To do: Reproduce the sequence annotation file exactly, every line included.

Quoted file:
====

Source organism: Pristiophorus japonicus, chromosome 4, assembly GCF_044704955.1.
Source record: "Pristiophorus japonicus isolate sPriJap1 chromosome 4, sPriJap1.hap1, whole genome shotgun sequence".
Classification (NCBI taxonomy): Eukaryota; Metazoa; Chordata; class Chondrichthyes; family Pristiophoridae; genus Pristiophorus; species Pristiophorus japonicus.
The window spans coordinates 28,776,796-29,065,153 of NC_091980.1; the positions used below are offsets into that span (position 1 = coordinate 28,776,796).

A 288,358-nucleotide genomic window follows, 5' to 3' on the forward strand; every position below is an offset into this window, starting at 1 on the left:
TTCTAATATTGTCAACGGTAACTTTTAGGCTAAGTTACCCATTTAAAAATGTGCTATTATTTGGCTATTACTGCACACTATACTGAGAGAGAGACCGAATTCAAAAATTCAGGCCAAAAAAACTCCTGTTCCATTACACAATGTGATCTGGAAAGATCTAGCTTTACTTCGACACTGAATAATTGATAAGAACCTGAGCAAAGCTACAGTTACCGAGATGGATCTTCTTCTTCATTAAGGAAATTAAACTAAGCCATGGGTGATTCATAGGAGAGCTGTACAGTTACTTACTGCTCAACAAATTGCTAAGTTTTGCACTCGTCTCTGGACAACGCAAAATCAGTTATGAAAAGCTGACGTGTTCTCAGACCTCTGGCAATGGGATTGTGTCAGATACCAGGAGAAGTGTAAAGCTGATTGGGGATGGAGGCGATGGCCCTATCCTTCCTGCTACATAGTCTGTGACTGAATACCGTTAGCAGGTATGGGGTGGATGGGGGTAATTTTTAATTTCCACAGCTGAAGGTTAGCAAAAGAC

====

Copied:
Source organism: Pristiophorus japonicus, chromosome 4, assembly GCF_044704955.1.
Source record: "Pristiophorus japonicus isolate sPriJap1 chromosome 4, sPriJap1.hap1, whole genome shotgun sequence".
Classification (NCBI taxonomy): Eukaryota; Metazoa; Chordata; class Chondrichthyes; family Pristiophoridae; genus Pristiophorus; species Pristiophorus japonicus.
The window spans coordinates 28,776,796-29,065,153 of NC_091980.1; the positions used below are offsets into that span (position 1 = coordinate 28,776,796).

A 288,358-nucleotide genomic window follows, 5' to 3' on the forward strand; every position below is an offset into this window, starting at 1 on the left:
TTCTAATATTGTCAACGGTAACTTTTAGGCTAAGTTACCCATTTAAAAATGTGCTATTATTTGGCTATTACTGCACACTATACTGAGAGAGAGACCGAATTCAAAAATTCAGGCCAAAAAAACTCCTGTTCCATTACACAATGTGATCTGGAAAGATCTAGCTTTACTTCGACACTGAATAATTGATAAGAACCTGAGCAAAGCTACAGTTACCGAGATGGATCTTCTTCTTCATTAAGGAAATTAAACTAAGCCATGGGTGATTCATAGGAGAGCTGTACAGTTACTTACTGCTCAACAAATTGCTAAGTTTTGCACTCGTCTCTGGACAACGCAAAATCAGTTATGAAAAGCTGACGTGTTCTCAGACCTCTGGCAATGGGATTGTGTCAGATACCAGGAGAAGTGTAAAGCTGATTGGGGATGGAGGCGATGGCCCTATCCTTCCTGCTACATAGTCTGTGACTGAATACCGTTAGCAGGTATGGGGTGGATGGGGGTAATTTTTAATTTCCACAGCTGAAGGTTAGCAAAAGAC